Remy Blumenfeld is an entrepreneur, coach, and business adviser to the creative industries. He’s been named by Broadcast Magazine as one of the world’s top 5 Format Kings and by The Independent as one of the Top 20 most influential Gay People in the UK. He works primarily with the founders of content companies who want to build, grow and sell. He is the former director of formats for ITVS, and the founder of two TV Production companies. He also has written extensively for Forbes, Inc. and Thrive Global. Blumenfeld is the creator of a nine-part online course, Standout For Media Founders.

Where did you grow up and what was your childhood like? Did you have any particular experiences/stories that shaped your adult life?

I grew up in Cambridge in the 1970s and felt like a fish out of water. Cambridge back then was less diverse than it is even today and I felt different and looked different from the other boys at school. I looked ‘foreign’, didn’t like team sports, was not Church of England and my parents were artists. I also knew, from the age of eight, that I was gay. At a time when I desperately wanted to fit in, I didn’t.

What is something you wish you would’ve realized earlier in your life?

I wished I realized back then that life is a game and it’s up to each of us how we play it. I wish I’d known I didn’t have to take myself SO seriously.

What are bad recommendations you hear in your profession or area of expertise?

As a coach and business adviser to founders of media companies, I see my role as helping clients get clear about what they want and how to get it. I like my clients to have tangible measurable goals and a clear road map. When coaches offer vague unmeasurable promises to have you “Live Your Dream Life” Upgrade your life” “Be your best self” or “Get In Touch With Your Purpose” I feel they’re doing themselves, their potential clients, and the coaching profession a disservice.

Tell me about one of the darker periods you’ve experienced in life. How you came out of it and what you learned from it?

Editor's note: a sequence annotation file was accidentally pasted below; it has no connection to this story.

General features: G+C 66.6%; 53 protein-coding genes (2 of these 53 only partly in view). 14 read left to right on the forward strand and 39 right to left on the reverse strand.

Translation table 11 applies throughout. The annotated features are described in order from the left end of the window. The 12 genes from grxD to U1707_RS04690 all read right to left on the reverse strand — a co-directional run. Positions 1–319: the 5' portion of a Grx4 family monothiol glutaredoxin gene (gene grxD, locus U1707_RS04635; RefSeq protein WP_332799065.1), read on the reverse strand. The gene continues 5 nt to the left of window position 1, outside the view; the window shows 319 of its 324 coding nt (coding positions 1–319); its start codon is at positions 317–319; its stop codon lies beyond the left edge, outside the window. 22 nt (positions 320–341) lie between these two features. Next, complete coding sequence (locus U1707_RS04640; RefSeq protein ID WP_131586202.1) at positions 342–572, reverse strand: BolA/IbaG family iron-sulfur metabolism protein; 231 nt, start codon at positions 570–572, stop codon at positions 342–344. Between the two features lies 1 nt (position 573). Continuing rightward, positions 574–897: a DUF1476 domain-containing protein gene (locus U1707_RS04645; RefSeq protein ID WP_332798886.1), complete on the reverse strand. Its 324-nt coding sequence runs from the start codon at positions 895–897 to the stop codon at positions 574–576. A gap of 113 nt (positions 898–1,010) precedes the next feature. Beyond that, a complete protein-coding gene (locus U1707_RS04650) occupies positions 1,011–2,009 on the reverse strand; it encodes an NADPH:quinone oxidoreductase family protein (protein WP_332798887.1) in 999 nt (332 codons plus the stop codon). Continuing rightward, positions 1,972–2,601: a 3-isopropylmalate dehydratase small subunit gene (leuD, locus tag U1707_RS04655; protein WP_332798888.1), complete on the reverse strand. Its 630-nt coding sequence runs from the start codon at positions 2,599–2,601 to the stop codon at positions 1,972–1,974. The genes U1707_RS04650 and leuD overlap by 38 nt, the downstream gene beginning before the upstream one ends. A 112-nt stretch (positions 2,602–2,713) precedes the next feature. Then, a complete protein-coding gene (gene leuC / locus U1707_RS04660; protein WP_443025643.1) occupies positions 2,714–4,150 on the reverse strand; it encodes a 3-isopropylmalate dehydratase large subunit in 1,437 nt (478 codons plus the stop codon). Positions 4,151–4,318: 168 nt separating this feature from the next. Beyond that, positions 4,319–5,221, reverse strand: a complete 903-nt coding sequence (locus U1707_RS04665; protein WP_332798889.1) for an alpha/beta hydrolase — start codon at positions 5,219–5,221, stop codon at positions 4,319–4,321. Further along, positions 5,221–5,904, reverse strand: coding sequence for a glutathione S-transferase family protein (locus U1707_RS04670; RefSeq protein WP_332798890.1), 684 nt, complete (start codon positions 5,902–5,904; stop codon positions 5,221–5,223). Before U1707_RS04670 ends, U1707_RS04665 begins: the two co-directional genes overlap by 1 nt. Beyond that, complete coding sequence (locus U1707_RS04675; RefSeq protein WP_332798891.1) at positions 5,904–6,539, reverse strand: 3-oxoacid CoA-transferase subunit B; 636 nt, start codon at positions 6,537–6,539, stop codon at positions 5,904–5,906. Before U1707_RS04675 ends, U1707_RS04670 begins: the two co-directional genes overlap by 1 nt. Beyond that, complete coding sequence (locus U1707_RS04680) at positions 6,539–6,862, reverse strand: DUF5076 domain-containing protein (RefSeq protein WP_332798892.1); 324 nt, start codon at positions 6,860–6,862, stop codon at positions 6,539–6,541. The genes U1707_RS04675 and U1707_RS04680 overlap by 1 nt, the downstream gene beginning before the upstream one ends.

That’s a big one. Before COVID, most of us already understood that who we love is more important than any achievements or possessions. Rationally this made sense to me too. But I didn’t feel it in my gut until I was told by doctors that I had just days to live. I was so unwell that the matron in a public (NHS) hospital in London allowed my partner to bring my dog into the ward. That’s how certain medics were that I would be dead by the morning. Both my partner and my dog, an Irish Terrier, Sam, slept with me for what everyone, including me, thought would be my last night.

I got lucky, and here I am, still alive. But the real gift to me was that being forced to face my own mortality helped me understand with life-changing clarity that what matters most in life is being alive and healthy, and then of course who you love and who loves you. I emerged with my values permanently re-arranged.

What is one thing that you do that you feel has been the biggest contributor to your success so far?

I not only accept my many failures, I embrace and learn from them.

Without the confidence bestowed by success, failure can be very hard for most of us to concede. I have failed many times. I have launched businesses that floundered; I have produced TV series that flopped. I have failed, in small things, several times just this past week. Should I feel ashamed, embarrassed even? Should I feel embarrassed, or ashamed?

The thing is, when you don’t fail, you don’t allow yourself to become stronger in that process, resulting in the kind of resilience which is universally understood to be core to being a successful leader